Shotgun Wedding Review | No Muss, No Fuss

by Andrew Parker

A suitable antidoted to the midwinter blahs, the action-comedy-romance Shotgun Wedding isn’t anything new, but it sure is a lot more fun than one might expect. It’s breezy, likeable, and boasting a gleeful, but not overbearing mean streak that adds a bit of spice. Nothing in Shotgun Wedding is ever in doubt or all that surprising, but sometimes it’s enjoyable to sit back and watch a formulaic movie that does pretty much everything right without getting anything wrong. Cliches exist for a reason; if they’re done properly, they actually work. Shotgun Wedding is one of those cases where everything works and nothing goes terribly wrong.

Well, everything goes wrong for the characters in Shotgun Wedding, or there wouldn’t be a movie to speak of. Lawyer Darcy Rivera (Jennifer Lopez) and recently retired baseball player Tom Fowler (Josh Duhamel) have assembled their closest family and friends on a private island in The Philippines for a destination wedding. Tom is sort of a “groomzilla,” insisting on everything being just-so-perfect for the wedding, while the laid back Darcy is more concerned with making sure her long divorced father and mother (Cheech Marin and Sonia Braga) don’t murder each other. The day is filled with expected tensions and issues that make Darcy and Tom question if they should go through with the ceremony at all. But they don’t have much time to clash with each other once the entire wedding party is taken hostage by invading pirates, who demand Darcy’s wealthy dad cough up an obscene amount of cash for their release. Separated from the rest of the attendees, Darcy and Tom hatch a plan to save the day… and their relationship.

Here for a good time, but thankfully not for a long time, Shotgun Wedding gets off to a fast start and hits the ground running. Director Jason Moore (Pitch Perfect, Sisters) knows that everyone is waiting for the good stuff, so nothing about Shotgun Wedding is overthought. It’s not that Shotgun Wedding is uninspired, but rather that it’s a film that knows precisely what it wants to accomplish and how it wants to go about things. It’s not much that audiences haven’t seen before, but it’s still a fine chance to watch a stacked ensemble cast and a well matched pair of stars have a blast in a gleefully hard-R rated action-comedy sandbox.

Lopez and Duhamel make a wonderful team and play well off each other. Lopez could do this blend of tough and silly in her sleep, infinitely capable of switching between the comedic, romantic, and action beats without breaking so much as a sweat. Duhamel gives his best and most high profile performance in ages as the high strung, insecure groom, revelling in the chance to be the goofy yang to Lopez’s straight-woman yin. Their bickering and eventual reconciliation follows a clockwork beat on the page, but both of them get the assignment here and keep the high concept silliness on a proper emotional course.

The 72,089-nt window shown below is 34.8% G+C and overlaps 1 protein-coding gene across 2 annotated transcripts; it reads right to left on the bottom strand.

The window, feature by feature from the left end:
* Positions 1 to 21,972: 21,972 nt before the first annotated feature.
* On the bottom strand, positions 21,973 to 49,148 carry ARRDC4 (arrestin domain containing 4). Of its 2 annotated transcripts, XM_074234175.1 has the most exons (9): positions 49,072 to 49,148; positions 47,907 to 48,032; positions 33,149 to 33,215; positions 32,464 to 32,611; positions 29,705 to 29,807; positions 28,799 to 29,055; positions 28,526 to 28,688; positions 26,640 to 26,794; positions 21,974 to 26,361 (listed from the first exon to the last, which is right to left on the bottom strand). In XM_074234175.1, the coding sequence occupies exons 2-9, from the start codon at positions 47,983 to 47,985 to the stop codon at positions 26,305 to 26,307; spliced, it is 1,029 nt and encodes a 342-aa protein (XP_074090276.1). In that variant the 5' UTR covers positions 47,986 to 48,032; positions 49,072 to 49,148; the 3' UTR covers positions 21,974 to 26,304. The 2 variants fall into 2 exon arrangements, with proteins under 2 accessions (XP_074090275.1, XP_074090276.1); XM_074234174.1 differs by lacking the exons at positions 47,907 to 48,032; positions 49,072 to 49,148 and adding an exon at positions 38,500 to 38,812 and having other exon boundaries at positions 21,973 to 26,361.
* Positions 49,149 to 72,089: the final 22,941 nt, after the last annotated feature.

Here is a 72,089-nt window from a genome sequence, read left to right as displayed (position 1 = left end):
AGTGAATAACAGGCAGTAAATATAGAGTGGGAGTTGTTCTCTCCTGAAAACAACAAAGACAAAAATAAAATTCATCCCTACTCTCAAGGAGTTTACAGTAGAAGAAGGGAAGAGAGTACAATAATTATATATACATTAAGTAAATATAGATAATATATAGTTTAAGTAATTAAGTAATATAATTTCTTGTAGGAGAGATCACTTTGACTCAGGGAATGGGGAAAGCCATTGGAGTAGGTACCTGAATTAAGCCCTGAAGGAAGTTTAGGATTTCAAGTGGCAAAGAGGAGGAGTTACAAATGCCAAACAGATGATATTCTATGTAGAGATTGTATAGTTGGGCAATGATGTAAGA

Shotgun Wedding is also one of those films that makes sure to give each member of its well rounded ensemble of supporting characters something fun to do along the way. It’s proof of the old adage that there’s no such things as small parts. Jennifer Coolidge brings her typical madcap energy to the role of Tom’s aloof mother, ditto Steve Coulter as his constantly filming an painfully awkward dad. Marin works against type as a buttoned down businessman, and Braga offers a nice and catty counterpoint to his blowhard tendencies. Lenny Kravitz looks like he’s having a blast as Darcy’s wealthy, hyper-confident ex-boyfriend. Selena Tan gets a few memorable moments as the resort’s constantly put upon manager. Even if the leads aren’t on screen or something isn’t getting blown up or shot at, Shotgun Wedding has gone to great pains to make sure the viewer is constantly engaged.

It certainly will never be confused for high art, but the entertainment value of Shotgun Wedding is assured. Sure, the villains are almost literally faceless, and the reveal of the true criminal mastermind is painfully obvious. (Hint: if it sounds like something weirdly specific will be a callback later in the movie, I guarantee you, it is.) The plausibility of the entire thing is slim to none, and it all comes with an overwhelming sense of familiarity. (It’s also the second action film this month produced by Lionsgate – even though this is being released to Prime Video – to feature something going horribly wrong in The Philippines after Plane. Did an exec from Lionsgate have a really bad experience there recently?) But the action is fun, almost all of the jokes land with either a smile or a genuine laugh, and aside from a couple of bits of dodgy CGI during the climax, it looks pretty great. I don’t know what more people would want from a film called Shotgun Wedding pitched at this level of knowing silliness, but I hope it would be something like this.

Shotgun Wedding streams on Prime Video starting Friday, January 27, 2023.

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